The Post Office wants to make sure these mail repositories meet strict requirements since they become the property of the Post Office. So they subject these to extensive testing before they will approve the manufacturer to make them.
The Post Office also requires curbside mailboxes to be approved by the Post Office. These are a little different than the central pods in that they do not become the property of the U.S. Post Office. For example, the MailCase locking mailbox that you purchase from MailCase would not become the property of the U.S. Post Office, it would remain your property. If you moved to another house, you would have the choice of leaving the locking mailbox, or taking it with you to your new home.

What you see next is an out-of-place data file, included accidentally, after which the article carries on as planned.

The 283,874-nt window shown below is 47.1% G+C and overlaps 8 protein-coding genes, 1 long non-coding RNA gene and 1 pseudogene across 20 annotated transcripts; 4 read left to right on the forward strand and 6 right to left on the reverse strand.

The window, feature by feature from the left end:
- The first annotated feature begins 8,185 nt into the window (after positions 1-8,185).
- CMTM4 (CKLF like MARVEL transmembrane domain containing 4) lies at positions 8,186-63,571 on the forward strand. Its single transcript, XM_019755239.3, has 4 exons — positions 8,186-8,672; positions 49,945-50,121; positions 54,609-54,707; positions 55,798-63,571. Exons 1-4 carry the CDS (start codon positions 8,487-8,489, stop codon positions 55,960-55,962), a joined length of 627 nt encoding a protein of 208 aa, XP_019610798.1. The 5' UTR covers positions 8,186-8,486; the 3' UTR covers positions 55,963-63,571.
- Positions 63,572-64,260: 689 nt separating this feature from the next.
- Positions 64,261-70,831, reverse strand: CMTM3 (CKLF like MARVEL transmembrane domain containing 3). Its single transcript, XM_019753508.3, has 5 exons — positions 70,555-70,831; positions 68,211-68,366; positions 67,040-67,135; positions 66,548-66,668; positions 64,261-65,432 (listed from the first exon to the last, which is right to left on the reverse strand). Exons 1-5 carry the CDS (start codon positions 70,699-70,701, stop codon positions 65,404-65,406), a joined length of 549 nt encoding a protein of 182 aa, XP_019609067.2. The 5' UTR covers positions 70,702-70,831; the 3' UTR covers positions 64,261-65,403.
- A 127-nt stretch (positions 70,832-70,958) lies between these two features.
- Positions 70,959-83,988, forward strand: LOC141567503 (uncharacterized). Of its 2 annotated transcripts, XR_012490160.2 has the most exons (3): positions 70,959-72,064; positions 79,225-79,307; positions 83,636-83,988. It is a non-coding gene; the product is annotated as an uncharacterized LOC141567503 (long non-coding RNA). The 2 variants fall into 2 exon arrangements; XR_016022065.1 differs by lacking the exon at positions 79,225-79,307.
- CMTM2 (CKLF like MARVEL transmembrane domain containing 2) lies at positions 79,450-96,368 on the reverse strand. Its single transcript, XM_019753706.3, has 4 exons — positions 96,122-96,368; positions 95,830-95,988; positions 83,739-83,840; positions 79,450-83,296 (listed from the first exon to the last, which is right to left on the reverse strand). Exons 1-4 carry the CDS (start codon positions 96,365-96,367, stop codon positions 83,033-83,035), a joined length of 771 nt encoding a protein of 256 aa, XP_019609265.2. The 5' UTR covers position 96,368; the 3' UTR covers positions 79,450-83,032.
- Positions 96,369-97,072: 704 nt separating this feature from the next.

However, these curbside locking designs still have to meet extensive specialized requirements by the U.S. Postmaster General.
Many homes in older neighborhoods still have mailboxes attached to the house. These mailboxes are actually not required to be approved by the U.S. Postmaster General. However, as locking mailbox designs become more prevalent, I think the Postmaster General will publish a standard that these mailboxes have to meet.